The Bulletin Board

Sununu signs pair of bills related to vaccine mandates, vetoes ivermectin legislation

By: - June 27, 2022 11:42 am
Gov. Chris Sununu

Gov. Chris Sununu vetoed House Bill 1022, regarding the use of ivermectin to treat COVID-19. (Courtesy)

Gov. Chris Sununu handed anti-mandate and pro-ivermectin advocates a mixed bag Friday. 

He signed House Bill 1604, requiring state-run hospitals and county nursing homes to grant medical and religious exemption requests to their vaccine mandates, eliminating their ability to evaluate each request for merit. 

He also signed House Bill 1495, which prohibits the state from requiring businesses to adopt vaccine mandates, something that has not been proposed. 

However, Sununu vetoed House Bill 1022, dashing the hopes of those who believe ivermectin treats COVID-19 and should be made readily available.

The bill, which passed the Legislature along party lines, would have allowed pharmacists to dispense the drug under a standing order without prescription, just as they can with medication for smoking cessation; naloxone, to reverse an opioid overdose; and contraception, including emergency contraception.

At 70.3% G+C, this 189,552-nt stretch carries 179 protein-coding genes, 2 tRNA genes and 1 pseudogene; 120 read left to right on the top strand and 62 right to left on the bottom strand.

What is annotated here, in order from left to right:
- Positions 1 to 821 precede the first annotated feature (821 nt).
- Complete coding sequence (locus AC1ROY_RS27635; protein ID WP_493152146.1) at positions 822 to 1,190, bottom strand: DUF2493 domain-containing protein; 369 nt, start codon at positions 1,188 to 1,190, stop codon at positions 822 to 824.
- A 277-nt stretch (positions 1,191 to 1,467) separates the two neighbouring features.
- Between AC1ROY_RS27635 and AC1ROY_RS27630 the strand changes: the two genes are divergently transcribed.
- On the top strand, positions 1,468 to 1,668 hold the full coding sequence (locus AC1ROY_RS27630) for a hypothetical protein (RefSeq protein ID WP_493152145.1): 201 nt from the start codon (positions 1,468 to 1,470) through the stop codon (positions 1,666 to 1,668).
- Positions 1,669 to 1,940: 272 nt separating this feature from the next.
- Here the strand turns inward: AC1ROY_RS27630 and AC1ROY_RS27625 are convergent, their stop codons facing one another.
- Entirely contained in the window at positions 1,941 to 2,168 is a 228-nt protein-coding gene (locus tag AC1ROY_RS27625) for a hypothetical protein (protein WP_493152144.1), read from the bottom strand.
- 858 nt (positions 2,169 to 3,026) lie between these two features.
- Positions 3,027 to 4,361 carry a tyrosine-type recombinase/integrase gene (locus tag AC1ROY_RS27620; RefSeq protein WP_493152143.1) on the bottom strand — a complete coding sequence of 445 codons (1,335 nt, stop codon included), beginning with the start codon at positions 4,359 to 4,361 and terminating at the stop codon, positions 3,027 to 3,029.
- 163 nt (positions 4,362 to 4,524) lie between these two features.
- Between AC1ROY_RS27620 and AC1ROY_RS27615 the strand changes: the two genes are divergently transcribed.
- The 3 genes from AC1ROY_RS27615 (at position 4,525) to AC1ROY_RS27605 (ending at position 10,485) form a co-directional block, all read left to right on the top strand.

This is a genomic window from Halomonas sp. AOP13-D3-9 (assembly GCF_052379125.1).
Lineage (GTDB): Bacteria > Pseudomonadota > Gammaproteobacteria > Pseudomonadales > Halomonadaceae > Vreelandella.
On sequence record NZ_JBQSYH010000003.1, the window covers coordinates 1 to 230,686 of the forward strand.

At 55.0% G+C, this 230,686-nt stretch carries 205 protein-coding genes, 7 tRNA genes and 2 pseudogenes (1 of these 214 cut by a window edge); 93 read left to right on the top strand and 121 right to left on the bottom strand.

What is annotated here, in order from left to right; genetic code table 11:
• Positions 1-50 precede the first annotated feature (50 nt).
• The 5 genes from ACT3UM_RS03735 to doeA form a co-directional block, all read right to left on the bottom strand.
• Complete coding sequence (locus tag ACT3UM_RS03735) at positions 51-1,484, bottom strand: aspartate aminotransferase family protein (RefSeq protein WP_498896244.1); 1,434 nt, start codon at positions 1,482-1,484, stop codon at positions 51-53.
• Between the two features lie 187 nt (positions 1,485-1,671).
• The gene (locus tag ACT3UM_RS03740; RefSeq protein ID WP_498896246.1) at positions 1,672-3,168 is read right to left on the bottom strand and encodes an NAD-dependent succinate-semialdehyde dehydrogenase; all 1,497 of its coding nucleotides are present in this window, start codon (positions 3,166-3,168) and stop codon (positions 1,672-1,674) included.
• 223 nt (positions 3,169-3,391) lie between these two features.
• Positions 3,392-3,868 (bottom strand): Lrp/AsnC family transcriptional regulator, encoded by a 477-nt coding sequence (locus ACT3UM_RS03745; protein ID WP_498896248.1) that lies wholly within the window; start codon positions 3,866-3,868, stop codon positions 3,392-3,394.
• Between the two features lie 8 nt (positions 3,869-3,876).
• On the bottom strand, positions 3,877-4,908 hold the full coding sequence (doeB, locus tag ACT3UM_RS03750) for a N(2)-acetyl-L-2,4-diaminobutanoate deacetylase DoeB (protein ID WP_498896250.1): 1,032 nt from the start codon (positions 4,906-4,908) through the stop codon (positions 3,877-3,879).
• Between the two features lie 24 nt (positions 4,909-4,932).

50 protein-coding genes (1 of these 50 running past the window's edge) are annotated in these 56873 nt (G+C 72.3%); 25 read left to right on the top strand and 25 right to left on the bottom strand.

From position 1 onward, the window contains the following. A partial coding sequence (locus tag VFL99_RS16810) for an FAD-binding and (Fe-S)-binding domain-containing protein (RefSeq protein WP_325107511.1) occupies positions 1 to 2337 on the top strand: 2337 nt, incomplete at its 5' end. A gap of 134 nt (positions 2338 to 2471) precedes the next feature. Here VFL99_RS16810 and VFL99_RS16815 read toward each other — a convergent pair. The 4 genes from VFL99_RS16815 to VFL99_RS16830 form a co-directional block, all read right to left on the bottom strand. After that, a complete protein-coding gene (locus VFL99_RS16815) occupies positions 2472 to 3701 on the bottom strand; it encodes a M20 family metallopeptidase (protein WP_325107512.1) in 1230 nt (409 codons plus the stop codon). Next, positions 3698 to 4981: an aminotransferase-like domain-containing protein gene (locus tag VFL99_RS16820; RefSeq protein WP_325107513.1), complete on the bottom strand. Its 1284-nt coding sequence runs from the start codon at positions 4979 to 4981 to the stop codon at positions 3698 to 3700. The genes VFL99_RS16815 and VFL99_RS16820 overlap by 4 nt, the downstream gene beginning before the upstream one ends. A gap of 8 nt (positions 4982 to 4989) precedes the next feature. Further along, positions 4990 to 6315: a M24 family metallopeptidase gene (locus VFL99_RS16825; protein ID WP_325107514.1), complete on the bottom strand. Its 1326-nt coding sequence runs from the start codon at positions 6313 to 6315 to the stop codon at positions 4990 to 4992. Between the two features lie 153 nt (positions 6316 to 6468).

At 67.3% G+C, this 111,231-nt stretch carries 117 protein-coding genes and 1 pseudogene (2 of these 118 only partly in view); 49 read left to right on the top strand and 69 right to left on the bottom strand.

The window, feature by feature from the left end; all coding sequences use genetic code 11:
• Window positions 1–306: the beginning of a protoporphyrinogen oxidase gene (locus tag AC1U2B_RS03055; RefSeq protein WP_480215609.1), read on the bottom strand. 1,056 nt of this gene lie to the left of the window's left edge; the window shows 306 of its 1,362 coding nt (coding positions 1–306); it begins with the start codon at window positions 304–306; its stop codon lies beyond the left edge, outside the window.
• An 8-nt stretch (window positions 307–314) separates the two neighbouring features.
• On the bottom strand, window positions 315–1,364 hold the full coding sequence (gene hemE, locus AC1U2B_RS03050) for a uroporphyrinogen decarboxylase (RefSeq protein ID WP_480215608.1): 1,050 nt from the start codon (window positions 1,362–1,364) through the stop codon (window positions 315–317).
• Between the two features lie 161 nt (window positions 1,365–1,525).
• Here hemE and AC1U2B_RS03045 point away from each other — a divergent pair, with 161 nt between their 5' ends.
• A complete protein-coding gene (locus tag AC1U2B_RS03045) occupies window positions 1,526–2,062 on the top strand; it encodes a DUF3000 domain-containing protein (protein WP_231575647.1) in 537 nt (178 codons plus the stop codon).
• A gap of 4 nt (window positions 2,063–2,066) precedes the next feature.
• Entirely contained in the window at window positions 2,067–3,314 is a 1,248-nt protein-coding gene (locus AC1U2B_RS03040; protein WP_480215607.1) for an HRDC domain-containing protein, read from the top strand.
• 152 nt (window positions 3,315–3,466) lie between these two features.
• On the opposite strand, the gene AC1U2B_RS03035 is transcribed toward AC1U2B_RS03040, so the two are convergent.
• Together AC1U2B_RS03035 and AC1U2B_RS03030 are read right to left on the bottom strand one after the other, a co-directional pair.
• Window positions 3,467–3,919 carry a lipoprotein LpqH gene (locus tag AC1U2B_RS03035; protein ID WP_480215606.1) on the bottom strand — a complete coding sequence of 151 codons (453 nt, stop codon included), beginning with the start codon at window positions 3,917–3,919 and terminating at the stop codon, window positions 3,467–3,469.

In his veto message, Sununu said those medications went through rigorous reviews and vetting prior to being available by standing order. Ivermectin should be subject to the same process, he wrote. 

The bill requiring vaccine exemption requests to be granted initially included exemptions for broad and undefined “conscience” reasons. That provision was dropped after lawmakers learned keeping it could have cost the state and counties $160 million in Medicaid and Medicare funding because the federal government does not recognize a conscience objection.

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Annmarie Timmins
Annmarie Timmins

Senior reporter Annmarie Timmins is a New Hampshire native who covered state government, courts, and social justice issues for the Concord Monitor for 25 years. During her time with the Monitor, she won a Nieman Fellowship to study journalism and mental health courts at Harvard for a year. She has taught journalism at the University of New Hampshire and writing at the Nackey S. Loeb School of Communications.

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